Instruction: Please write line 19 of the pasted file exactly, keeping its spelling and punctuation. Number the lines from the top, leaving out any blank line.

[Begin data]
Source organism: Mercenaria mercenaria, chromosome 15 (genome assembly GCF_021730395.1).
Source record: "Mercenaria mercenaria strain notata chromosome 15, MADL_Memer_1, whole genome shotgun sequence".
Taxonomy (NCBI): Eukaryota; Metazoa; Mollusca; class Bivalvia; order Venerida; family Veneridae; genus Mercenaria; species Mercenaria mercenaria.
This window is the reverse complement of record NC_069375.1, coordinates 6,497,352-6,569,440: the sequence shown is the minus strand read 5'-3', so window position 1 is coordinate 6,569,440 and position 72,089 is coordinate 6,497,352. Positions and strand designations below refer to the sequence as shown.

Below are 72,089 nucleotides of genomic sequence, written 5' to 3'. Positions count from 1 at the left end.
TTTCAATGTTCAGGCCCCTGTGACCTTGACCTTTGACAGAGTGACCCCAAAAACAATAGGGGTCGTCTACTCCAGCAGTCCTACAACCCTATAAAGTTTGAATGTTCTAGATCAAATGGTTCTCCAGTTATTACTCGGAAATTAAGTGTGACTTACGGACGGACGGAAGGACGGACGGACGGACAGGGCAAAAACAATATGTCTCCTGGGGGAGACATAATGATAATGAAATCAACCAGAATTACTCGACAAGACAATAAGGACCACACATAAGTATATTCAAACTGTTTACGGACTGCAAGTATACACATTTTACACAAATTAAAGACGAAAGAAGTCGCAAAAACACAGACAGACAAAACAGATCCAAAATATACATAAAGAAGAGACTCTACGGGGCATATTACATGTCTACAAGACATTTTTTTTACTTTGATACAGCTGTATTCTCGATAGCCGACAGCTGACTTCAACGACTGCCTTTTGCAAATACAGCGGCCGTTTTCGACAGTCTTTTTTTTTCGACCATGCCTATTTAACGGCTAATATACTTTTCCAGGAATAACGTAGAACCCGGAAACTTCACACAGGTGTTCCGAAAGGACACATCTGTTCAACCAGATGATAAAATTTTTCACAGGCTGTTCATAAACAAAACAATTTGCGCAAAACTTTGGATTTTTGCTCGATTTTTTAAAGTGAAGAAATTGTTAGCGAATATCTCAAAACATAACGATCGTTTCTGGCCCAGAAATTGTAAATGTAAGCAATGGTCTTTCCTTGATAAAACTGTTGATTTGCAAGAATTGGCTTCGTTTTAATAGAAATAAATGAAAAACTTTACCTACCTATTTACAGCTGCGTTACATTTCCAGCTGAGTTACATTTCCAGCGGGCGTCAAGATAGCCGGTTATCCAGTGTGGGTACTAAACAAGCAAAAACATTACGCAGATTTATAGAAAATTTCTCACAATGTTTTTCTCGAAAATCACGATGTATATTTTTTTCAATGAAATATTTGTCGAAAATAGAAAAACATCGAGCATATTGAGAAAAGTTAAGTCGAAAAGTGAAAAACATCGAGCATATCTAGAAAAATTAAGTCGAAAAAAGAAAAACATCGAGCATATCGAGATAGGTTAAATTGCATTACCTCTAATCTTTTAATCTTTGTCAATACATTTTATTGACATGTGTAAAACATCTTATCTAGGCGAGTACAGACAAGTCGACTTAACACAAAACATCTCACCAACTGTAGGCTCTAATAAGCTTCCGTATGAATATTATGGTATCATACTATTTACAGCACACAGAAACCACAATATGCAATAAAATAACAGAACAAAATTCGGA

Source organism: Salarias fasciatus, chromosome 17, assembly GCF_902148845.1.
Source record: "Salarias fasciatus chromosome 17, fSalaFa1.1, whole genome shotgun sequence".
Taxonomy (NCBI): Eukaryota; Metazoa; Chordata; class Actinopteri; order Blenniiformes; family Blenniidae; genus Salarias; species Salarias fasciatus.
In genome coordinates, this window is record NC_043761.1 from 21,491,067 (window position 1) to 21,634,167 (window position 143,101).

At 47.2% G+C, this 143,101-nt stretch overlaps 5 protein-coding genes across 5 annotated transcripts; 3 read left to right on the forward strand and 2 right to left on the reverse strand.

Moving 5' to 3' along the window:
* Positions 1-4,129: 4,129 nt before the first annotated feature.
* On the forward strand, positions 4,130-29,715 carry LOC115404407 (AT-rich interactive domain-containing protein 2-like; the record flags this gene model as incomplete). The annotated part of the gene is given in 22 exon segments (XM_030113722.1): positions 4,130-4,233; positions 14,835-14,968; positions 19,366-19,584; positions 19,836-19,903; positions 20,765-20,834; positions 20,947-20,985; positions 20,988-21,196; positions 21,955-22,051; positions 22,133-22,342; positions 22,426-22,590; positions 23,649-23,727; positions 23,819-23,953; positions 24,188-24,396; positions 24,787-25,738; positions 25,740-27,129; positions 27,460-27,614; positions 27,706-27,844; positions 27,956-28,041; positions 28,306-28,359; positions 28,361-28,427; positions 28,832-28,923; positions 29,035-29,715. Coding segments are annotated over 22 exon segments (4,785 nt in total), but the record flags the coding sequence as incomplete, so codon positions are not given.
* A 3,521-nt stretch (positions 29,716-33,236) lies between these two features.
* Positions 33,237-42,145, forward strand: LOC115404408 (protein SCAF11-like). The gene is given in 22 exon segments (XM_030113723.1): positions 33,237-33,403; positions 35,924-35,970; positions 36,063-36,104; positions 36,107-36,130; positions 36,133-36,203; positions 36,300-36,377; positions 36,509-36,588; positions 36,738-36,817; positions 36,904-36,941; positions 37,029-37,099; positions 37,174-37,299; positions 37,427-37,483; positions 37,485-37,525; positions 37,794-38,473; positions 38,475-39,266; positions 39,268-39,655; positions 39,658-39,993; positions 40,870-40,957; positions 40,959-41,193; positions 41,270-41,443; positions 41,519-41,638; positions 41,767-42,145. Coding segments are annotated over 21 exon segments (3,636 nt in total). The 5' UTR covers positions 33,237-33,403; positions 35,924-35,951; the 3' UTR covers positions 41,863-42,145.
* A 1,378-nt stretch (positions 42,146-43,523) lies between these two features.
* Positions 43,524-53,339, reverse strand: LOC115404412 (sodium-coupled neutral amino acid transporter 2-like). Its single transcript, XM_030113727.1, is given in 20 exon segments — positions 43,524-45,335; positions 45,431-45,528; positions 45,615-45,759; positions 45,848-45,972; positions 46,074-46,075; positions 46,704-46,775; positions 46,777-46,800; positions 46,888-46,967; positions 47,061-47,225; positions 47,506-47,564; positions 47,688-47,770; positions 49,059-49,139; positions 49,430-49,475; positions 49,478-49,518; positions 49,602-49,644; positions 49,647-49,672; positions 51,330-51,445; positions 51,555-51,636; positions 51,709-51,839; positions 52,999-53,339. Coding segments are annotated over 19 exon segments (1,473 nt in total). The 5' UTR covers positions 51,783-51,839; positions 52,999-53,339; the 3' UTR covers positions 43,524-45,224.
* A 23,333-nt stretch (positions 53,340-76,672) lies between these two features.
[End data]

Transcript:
* A 23,333-nt stretch (positions 53,340-76,672) lies between these two features.